Henryk Grossman Project

Henryk Grossman project: assistance sought

Henryk Grossman was a major figure in the development of Marxist social and economic theory, and economic history during the 20th century. There has recently been a resurgence of interest in his contributions. But a large proportion of his work remains untranslated into English or is hard to find. It is time that his writings were brought together in an accessible form and that all his important work was made available in English.

A project is underway to publish selected works by Henryk Grossman in the Historical Materialism Book Series. Unfortunately we have no financial backing for this substantial undertaking. So we are seeking two kinds of assistance: suggestions about how we might obtain funds, without danger to life and limb, would be very much appreciated. Are there any cultural institutions, university translation offices, government funded academic research programs or philanphropic institutions which we could tap into?
we are also looking for experienced translators who are prepared to donate their efforts to the project. The translations will be from German, French, Polish and Yiddish into English. The contribution of translations of short (a few hundred words) as well as longer texts would be appreciated.
If you can help, please get in touch.

In solidarity

Rick Kuhn
School Politics and International Relations tel +61 (2) 612-53851
Building 22 fax +61 (2) 612-52222
ANU ACT 0200

Save the CLR James Library in Hackney

The CLR James Library in Dalston in Hackney is under threat of being renamed 'Dalston Library and Archives' - those wanting to help pay tribute to the public memory of the great Trinidadian socialist historian and writer can sign an online petition of protest here.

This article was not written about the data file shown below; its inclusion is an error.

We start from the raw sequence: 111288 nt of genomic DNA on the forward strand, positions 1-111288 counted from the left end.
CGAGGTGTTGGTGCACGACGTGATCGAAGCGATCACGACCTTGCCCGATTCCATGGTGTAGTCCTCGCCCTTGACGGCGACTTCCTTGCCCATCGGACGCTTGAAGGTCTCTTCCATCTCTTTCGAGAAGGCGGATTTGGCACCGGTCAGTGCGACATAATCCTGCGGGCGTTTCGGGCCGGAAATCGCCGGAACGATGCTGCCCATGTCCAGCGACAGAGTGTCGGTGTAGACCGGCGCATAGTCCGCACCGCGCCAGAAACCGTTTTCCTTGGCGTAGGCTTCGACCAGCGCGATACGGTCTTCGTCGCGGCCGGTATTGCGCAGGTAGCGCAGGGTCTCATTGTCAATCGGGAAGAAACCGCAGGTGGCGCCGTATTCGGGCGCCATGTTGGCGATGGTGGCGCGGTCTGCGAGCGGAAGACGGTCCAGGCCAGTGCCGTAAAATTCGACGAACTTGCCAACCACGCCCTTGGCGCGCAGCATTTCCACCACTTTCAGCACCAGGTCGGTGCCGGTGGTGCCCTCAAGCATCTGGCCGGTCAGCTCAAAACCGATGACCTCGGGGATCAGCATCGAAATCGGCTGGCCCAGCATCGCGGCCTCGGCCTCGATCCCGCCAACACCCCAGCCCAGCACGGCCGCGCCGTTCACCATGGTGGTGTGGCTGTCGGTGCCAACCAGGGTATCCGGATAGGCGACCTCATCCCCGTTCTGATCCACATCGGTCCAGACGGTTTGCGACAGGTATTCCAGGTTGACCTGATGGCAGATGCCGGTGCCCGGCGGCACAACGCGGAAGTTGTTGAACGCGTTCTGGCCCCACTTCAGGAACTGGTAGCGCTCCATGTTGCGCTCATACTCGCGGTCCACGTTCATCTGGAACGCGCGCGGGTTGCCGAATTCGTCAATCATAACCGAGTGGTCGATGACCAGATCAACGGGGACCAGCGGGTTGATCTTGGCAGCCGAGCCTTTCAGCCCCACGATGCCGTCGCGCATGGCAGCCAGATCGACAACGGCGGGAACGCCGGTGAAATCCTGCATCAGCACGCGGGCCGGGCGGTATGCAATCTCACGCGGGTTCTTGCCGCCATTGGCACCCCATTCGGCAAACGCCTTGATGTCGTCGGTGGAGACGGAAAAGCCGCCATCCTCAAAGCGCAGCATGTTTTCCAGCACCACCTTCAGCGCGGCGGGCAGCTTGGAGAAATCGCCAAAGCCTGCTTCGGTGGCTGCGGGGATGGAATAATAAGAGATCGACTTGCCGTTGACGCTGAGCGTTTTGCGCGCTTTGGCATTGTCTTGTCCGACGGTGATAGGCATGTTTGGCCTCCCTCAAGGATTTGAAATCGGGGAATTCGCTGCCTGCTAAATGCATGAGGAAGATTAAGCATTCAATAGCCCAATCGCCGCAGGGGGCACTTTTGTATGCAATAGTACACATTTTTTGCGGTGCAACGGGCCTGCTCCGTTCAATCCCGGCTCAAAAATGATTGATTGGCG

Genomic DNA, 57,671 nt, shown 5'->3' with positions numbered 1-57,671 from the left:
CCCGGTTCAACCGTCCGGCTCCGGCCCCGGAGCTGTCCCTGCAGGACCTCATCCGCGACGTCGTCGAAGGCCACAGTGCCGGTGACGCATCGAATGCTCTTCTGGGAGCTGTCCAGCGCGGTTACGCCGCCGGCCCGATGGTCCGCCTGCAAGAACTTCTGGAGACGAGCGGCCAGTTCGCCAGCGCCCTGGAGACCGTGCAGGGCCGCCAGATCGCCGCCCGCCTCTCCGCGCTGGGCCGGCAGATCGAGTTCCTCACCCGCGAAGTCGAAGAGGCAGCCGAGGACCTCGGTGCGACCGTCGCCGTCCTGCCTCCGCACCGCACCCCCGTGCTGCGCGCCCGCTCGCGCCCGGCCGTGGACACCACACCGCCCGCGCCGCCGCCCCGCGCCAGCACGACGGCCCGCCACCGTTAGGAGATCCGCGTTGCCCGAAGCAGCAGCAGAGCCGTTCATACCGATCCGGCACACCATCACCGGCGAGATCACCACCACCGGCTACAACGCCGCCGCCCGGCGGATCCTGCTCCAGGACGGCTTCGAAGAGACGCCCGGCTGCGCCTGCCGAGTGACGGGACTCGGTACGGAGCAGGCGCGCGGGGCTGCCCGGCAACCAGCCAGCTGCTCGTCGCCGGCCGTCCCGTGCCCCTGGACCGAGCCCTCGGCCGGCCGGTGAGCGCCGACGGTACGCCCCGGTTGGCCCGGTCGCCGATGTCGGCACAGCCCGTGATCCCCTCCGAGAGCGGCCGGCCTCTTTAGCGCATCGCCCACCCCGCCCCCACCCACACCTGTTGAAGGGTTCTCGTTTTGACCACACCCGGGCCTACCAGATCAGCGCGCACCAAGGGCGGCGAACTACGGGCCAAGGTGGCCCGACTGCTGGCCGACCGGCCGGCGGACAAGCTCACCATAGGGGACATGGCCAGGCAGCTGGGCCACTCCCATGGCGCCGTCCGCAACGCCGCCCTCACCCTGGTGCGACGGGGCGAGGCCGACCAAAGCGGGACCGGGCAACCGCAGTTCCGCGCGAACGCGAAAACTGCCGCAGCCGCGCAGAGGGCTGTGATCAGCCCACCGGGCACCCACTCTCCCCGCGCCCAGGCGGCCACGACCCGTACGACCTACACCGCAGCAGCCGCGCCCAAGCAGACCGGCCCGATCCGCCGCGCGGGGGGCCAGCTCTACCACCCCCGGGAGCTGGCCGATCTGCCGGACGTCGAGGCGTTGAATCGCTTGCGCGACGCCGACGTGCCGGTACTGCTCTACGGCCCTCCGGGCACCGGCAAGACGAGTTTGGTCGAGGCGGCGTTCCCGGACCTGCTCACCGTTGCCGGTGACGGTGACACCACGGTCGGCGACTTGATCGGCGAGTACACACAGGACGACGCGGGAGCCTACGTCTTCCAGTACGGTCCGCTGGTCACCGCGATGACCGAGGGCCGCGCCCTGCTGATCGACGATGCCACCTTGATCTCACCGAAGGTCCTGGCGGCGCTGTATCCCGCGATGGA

Tom Behan 1957 - 2010

Tom Behan the socialist activist and academic who specialised in matters Italian has sadly died far too young. There are full obituaries by Chris Bambery in Socialist Worker [11 September] and, a mark of Tom Behan's stature as an academic in the Times Higher Education Supplement [18 September].

I want to write something briefly here about Tom as a socialist historian.

He spoke on several occasions about research projects and books he was engaged on to meetings of the London Socialist Historians Group at the Institute of Historical Research. But I'll remember Tom not as a dry academic enveloped in his subject - not that there is anything wrong with that - but as a great enthusiast for Italian history and politics.

On more than one occasion he cajoled me into funnelling socialist historians whose interests might well have been a long way from Italy towards events he had energetically organised. He was invariably right that they were not only interesting in themselves but carried wider lessons.

He brought to historical study what in my experience is a rare quality - the eye and mind of the socialist activist on the past struggles of ordinary men and women. In this way he could explain as other academics could not why decisions about protests and demonstrations were made or not made. It was a robust historical view informed by a deep understanding of the choices and dilemmas that crop up again and again for socialist activists.

He will be missed. His work stands as a tribute to one of the finest socialist historians of our generation.

Keith Flett.